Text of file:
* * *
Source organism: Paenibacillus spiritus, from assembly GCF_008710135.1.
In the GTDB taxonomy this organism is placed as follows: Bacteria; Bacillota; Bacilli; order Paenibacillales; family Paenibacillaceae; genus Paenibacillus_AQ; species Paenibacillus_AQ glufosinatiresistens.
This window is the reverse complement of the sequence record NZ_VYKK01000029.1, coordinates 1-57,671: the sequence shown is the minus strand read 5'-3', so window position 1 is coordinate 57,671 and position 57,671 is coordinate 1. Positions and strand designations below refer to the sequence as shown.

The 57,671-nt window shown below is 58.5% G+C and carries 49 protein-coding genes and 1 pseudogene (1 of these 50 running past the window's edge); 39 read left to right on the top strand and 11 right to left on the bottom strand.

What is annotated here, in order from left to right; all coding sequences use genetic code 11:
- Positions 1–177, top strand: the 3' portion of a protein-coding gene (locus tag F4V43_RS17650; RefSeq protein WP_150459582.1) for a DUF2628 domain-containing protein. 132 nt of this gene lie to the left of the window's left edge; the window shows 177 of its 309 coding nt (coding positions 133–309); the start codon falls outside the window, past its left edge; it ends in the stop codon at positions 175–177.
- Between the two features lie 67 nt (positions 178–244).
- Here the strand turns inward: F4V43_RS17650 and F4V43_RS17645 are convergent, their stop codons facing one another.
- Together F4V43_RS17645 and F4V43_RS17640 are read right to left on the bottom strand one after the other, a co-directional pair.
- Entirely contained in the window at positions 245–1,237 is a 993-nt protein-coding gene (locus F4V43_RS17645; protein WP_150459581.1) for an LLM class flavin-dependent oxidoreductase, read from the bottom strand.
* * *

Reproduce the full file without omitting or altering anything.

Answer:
Source organism: Paenibacillus spiritus, from assembly GCF_008710135.1.
In the GTDB taxonomy this organism is placed as follows: Bacteria; Bacillota; Bacilli; order Paenibacillales; family Paenibacillaceae; genus Paenibacillus_AQ; species Paenibacillus_AQ glufosinatiresistens.
This window is the reverse complement of the sequence record NZ_VYKK01000029.1, coordinates 1-57,671: the sequence shown is the minus strand read 5'-3', so window position 1 is coordinate 57,671 and position 57,671 is coordinate 1. Positions and strand designations below refer to the sequence as shown.

The 57,671-nt window shown below is 58.5% G+C and carries 49 protein-coding genes and 1 pseudogene (1 of these 50 running past the window's edge); 39 read left to right on the top strand and 11 right to left on the bottom strand.

What is annotated here, in order from left to right; all coding sequences use genetic code 11:
- Positions 1–177, top strand: the 3' portion of a protein-coding gene (locus tag F4V43_RS17650; RefSeq protein WP_150459582.1) for a DUF2628 domain-containing protein. 132 nt of this gene lie to the left of the window's left edge; the window shows 177 of its 309 coding nt (coding positions 133–309); the start codon falls outside the window, past its left edge; it ends in the stop codon at positions 175–177.
- Between the two features lie 67 nt (positions 178–244).
- Here the strand turns inward: F4V43_RS17650 and F4V43_RS17645 are convergent, their stop codons facing one another.
- Together F4V43_RS17645 and F4V43_RS17640 are read right to left on the bottom strand one after the other, a co-directional pair.
- Entirely contained in the window at positions 245–1,237 is a 993-nt protein-coding gene (locus F4V43_RS17645; protein WP_150459581.1) for an LLM class flavin-dependent oxidoreductase, read from the bottom strand.